The Happy Place

During my last therapy session, my therapist recommended that I come up with a happy place, and had me describe it to them in detail. I know it’s a pretty common exercise, but I though it might be helpful for me to write it out here. Not just so that it solidifies in my own mind, but also as a fun writing exercise and as a prompt for other people when they’re trying to find their happy place.

On a hillside overlooking a dark forest rests a field of brilliant lavender, its floral scent carried by a soft wind. The sky is overcast, with a storm on the horizon just beyond the forest, but the sun still radiates warmth into the field. As the storm heads towards the hill, rain begins to pierce the forest’s edge, kicking up an imperceptible layer of dust and weaving petrichor into the lavender’s fragrant bouquet. The sound of thunder and the crackle of lightning play in the distance, startling the animals in the fields as they scatter to find cover from the coming torrent. Laying in the field, awash in the aroma of the coming storm, I can feel the grit of the dirt where my body meets the earth, and the itch of the grass as it bristles against me.

Between the field and the forest is a small, one room building. It’s a simple shack, with no windows or chimney; just four stonework walls, a tin roof, and a single heavy wooden door. The door makes up for the simplicity of the building without effort. Made up of four large planks, bound in iron with a thick metal ring for a handle, the wood is covered in twisting designs, each burned into the lumber: half-circles with no partners, frayed waves on a shore-less sea of oak, extinguished stars in a brown sky. Inside of this building stands a single barrel, it too bound in rings of iron. The Cask has been emptied of whiskey, but the smokey-sweet smell lingers in the barrel when you pry the top off. The barrel is mostly empty, save for the idea of a small tear-stained jacket tucked away at the bottom, and a tiny snarl of conversation, wrapped in twine and thrown aside as it tries to chew on anything nearby. The lid goes back onto The Cask with ease, sealing away its contents for later examination.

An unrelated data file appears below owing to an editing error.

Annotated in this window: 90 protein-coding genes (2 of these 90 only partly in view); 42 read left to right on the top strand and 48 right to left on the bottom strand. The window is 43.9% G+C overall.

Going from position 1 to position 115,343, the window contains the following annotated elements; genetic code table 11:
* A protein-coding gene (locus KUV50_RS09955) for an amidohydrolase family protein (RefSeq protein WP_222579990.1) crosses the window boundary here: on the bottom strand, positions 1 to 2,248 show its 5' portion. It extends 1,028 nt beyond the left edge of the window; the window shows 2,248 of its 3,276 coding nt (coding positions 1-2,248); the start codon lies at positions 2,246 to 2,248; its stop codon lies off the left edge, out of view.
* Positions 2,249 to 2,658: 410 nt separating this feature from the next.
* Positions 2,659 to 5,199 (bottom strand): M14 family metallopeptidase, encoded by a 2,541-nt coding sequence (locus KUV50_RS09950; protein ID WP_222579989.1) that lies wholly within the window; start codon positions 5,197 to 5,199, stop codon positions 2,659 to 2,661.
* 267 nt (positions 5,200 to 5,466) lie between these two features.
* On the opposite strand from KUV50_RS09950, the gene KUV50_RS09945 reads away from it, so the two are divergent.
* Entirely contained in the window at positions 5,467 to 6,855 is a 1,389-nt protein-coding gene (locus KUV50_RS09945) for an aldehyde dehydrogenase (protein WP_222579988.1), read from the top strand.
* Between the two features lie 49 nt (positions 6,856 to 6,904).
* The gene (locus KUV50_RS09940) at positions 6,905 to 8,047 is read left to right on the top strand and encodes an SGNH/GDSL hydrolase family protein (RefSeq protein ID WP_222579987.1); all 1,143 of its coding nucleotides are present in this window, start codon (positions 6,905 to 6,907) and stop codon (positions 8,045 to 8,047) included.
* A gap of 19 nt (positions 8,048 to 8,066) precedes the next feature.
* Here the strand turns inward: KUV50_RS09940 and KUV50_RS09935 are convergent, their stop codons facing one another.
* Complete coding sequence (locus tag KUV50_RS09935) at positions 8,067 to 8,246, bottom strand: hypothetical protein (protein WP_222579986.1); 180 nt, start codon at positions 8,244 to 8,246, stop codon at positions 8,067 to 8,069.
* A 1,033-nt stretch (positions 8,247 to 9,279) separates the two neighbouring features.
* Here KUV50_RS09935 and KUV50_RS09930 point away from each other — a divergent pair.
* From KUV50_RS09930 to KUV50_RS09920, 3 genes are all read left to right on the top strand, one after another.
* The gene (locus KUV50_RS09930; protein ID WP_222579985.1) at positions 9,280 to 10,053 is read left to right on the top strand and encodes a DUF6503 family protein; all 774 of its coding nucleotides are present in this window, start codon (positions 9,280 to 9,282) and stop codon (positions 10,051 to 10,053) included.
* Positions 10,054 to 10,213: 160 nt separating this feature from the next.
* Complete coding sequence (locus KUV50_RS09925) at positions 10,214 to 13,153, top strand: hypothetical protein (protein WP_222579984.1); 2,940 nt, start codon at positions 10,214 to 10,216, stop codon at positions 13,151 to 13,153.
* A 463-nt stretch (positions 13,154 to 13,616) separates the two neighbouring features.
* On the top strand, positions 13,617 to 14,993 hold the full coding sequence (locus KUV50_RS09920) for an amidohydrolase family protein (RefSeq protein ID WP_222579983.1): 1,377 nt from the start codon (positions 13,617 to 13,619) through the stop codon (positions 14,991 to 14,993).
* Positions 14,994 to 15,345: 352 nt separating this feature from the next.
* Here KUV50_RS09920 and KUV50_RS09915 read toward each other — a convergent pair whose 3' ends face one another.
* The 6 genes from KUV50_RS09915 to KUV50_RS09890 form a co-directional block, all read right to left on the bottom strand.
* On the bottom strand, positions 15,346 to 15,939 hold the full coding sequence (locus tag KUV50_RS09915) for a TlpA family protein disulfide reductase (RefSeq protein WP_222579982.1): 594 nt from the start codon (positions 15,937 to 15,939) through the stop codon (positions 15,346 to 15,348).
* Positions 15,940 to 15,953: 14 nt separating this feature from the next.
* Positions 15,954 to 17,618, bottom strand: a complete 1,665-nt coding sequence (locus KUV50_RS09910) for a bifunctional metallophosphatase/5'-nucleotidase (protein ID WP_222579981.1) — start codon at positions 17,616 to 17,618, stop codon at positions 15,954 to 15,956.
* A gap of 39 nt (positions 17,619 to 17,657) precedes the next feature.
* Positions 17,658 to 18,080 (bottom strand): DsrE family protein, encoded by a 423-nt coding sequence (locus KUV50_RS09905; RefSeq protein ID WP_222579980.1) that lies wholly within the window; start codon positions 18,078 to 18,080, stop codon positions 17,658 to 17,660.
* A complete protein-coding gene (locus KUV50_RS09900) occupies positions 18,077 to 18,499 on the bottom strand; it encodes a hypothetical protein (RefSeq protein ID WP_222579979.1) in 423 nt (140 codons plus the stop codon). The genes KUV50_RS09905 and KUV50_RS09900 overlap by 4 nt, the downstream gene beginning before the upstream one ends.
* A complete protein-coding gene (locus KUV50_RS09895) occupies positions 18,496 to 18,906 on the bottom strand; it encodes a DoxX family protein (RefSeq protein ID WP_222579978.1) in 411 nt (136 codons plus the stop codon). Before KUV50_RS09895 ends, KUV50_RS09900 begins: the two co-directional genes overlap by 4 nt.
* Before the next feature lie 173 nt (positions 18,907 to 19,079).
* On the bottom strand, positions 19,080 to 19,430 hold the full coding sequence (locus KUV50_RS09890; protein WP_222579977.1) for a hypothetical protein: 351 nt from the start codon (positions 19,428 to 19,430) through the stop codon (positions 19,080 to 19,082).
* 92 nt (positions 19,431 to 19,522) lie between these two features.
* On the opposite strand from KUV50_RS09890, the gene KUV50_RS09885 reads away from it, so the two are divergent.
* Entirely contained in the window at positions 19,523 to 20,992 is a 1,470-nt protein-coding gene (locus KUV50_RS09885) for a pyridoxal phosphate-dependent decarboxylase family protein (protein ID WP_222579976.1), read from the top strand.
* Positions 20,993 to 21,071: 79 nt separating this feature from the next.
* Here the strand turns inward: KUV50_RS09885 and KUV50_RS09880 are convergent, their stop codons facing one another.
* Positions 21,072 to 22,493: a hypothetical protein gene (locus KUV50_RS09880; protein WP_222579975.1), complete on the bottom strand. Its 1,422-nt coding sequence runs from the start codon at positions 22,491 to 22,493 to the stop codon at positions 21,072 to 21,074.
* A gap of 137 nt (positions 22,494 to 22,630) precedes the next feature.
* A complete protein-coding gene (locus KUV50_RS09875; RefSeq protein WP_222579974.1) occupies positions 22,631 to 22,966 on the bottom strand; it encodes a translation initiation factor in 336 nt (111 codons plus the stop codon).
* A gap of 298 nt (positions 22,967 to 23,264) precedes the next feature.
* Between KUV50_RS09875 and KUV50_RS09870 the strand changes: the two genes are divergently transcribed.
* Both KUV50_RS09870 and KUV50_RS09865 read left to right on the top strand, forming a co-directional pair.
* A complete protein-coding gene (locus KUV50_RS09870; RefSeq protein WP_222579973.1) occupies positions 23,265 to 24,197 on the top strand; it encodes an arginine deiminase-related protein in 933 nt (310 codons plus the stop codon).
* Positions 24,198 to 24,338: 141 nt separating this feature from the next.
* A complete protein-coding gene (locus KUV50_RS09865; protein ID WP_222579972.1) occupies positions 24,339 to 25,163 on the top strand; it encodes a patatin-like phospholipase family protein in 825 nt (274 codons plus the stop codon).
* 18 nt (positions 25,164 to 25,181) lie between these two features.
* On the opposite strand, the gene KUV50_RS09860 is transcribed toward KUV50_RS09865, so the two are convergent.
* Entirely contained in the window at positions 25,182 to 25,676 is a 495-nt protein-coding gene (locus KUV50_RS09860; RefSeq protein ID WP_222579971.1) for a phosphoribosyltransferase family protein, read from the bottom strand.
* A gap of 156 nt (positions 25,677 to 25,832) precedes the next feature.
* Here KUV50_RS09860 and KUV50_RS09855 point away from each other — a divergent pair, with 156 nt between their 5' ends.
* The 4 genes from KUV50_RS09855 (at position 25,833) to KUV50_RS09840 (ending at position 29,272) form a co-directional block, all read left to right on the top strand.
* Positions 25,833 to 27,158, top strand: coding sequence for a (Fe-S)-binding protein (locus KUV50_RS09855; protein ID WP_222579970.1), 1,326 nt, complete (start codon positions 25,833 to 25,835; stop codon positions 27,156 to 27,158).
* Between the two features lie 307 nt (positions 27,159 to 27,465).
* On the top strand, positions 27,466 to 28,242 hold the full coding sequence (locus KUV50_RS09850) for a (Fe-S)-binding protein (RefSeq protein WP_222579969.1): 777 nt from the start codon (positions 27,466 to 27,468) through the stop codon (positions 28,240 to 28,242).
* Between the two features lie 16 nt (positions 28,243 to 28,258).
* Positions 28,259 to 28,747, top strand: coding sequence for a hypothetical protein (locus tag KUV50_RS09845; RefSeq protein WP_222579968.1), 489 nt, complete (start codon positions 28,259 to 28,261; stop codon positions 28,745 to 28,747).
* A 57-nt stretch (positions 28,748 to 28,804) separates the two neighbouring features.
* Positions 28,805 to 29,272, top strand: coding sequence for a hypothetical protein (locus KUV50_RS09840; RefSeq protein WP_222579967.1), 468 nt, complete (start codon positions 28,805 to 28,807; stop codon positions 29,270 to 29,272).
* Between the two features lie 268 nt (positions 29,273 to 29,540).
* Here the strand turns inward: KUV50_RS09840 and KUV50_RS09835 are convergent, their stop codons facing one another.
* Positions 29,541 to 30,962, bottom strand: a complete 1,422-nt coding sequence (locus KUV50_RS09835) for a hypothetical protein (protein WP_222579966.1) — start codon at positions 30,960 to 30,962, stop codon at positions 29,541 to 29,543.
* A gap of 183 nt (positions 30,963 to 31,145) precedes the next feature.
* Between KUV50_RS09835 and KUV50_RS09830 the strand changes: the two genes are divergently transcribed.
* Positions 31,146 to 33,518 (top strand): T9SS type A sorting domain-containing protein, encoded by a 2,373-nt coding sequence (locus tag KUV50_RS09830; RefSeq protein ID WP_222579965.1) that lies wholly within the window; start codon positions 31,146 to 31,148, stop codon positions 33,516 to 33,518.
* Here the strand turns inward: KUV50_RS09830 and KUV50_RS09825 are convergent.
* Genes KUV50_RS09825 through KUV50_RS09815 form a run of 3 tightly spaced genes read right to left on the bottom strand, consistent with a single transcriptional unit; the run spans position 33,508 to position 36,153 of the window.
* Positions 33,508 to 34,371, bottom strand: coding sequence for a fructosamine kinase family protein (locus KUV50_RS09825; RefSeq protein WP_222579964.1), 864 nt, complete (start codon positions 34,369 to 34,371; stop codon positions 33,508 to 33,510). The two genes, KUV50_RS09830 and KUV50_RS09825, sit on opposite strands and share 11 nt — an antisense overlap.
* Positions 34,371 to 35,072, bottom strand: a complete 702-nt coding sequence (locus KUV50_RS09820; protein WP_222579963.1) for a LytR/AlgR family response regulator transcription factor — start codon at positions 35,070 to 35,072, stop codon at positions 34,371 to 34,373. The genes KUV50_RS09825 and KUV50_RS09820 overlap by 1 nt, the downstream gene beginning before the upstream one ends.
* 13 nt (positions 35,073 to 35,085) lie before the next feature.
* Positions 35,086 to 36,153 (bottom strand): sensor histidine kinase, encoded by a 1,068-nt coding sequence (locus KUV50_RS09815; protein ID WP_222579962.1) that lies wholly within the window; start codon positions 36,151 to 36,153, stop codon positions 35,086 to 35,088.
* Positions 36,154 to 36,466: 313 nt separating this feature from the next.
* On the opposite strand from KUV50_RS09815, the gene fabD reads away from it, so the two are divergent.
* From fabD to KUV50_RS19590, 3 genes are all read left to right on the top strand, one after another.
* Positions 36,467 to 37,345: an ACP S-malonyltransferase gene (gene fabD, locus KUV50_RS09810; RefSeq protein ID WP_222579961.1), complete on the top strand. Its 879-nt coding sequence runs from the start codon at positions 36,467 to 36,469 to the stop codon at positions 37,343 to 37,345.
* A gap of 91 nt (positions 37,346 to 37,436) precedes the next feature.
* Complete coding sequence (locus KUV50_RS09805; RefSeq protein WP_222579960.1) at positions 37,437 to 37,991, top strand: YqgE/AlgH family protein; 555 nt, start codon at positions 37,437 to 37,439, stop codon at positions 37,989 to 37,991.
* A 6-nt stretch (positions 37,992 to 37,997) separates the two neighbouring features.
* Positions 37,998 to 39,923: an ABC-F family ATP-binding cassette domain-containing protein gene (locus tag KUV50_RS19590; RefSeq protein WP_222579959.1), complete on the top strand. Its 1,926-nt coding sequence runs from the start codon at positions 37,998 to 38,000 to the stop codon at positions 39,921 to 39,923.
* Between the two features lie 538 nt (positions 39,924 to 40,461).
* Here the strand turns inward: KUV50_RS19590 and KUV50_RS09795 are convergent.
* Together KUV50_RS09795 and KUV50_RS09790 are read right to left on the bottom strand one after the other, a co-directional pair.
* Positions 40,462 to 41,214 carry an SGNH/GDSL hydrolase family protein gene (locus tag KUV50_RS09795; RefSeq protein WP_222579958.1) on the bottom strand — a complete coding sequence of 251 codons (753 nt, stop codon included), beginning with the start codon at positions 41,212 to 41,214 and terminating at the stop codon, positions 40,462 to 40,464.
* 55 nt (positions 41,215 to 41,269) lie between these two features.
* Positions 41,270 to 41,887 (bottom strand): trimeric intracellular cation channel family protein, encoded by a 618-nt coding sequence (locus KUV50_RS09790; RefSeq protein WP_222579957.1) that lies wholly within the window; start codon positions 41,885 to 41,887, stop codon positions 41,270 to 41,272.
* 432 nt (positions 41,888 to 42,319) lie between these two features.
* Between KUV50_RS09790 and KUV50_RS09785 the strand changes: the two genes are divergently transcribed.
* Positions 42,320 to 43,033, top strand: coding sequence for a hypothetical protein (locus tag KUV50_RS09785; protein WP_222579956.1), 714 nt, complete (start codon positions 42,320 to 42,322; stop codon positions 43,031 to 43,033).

The massive iron-bound door closes as well, and the Field and the Forest are back in view. The storm has reached the hill, and the rain falls in sheets, its staccato music playing on the tin roof of the shack, occasionally punctuated by a peal of thunder or a bright crack of lightning. The rain falls hard, but it is warm, an intoxicating sensation that begs you to get lost in its welcoming embrace.

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William Moton
Serenity Tomala
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Elliot Chapple



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Dani Kirkham

Dani Kirkham

A writer and storytelling writing about: Mental Health, Video Games, Tabletop Games, Short Stories, all written as blog posts or articles